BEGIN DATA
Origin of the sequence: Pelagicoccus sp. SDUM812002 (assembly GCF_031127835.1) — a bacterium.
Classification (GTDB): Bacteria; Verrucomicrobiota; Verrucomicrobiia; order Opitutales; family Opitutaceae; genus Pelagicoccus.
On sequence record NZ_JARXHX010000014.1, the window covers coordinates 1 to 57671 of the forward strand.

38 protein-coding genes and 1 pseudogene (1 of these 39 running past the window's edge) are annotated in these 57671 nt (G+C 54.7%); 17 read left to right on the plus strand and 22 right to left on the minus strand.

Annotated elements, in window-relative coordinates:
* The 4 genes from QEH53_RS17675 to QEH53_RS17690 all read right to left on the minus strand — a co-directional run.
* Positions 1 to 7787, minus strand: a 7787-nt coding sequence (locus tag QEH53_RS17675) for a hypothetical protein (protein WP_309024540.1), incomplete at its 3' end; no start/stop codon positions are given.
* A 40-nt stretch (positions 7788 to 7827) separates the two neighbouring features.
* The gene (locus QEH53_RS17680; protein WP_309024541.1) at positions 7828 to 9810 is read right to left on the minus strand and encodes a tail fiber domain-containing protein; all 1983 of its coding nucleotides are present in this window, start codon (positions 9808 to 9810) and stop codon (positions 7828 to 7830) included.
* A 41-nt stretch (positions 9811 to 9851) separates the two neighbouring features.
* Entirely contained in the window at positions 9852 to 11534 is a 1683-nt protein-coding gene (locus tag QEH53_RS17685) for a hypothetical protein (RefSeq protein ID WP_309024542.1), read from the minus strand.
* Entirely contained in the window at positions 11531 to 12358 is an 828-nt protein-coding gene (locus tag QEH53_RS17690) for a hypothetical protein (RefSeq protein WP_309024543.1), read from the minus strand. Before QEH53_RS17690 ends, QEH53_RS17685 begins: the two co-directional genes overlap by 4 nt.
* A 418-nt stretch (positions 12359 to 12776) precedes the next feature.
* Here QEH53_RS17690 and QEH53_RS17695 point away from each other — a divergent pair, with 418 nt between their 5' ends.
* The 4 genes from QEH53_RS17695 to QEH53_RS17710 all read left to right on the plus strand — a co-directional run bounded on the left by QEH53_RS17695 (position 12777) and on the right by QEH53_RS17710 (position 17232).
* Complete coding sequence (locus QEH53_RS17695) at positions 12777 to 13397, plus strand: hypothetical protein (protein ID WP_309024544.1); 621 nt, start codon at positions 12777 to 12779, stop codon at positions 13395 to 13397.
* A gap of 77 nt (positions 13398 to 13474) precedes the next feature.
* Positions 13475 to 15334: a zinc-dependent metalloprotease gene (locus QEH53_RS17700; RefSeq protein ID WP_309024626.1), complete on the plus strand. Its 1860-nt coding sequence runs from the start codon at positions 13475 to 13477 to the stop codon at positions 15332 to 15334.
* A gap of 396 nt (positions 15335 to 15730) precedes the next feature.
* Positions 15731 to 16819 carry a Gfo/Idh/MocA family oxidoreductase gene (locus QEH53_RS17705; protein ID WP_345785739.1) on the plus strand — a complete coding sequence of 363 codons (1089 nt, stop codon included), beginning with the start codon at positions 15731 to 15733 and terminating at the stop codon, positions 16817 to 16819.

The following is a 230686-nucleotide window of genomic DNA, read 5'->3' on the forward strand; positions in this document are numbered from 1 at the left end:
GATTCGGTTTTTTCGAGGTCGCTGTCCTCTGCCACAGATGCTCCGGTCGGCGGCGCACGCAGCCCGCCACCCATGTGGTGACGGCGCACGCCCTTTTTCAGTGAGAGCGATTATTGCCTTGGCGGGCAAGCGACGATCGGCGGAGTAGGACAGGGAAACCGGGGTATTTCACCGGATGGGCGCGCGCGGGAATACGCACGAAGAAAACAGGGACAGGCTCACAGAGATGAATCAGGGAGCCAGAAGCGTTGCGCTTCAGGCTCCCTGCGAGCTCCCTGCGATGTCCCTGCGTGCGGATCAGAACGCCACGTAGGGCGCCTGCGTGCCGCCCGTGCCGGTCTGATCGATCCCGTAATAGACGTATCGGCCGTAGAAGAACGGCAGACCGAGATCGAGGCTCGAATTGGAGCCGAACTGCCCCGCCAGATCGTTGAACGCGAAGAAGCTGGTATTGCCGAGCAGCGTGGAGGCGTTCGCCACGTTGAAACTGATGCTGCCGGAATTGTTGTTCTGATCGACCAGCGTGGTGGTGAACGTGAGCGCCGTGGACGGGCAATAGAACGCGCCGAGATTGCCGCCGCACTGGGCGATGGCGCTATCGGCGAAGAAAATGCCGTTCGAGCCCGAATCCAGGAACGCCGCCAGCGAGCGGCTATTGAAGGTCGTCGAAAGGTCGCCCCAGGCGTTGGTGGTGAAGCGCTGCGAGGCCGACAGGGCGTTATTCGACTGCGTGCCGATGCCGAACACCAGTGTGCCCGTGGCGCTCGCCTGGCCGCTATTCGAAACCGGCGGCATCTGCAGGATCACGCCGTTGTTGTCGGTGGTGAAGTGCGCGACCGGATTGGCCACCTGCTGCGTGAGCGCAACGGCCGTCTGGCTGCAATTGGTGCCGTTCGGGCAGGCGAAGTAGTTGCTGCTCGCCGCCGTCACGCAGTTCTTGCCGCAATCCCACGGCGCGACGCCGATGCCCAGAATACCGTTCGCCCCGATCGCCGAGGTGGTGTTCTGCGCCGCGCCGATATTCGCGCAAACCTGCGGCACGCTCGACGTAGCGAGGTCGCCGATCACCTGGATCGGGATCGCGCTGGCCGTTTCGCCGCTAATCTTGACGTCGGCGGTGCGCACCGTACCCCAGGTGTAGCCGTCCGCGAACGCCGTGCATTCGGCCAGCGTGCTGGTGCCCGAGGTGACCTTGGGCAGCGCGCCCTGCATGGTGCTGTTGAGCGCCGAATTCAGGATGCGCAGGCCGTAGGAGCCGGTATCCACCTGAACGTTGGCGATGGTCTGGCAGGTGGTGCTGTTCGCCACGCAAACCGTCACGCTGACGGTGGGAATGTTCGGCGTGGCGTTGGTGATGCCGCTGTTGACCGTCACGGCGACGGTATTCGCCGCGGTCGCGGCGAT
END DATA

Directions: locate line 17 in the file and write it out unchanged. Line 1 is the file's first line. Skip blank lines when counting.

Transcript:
* A gap of 77 nt (positions 13398 to 13474) precedes the next feature.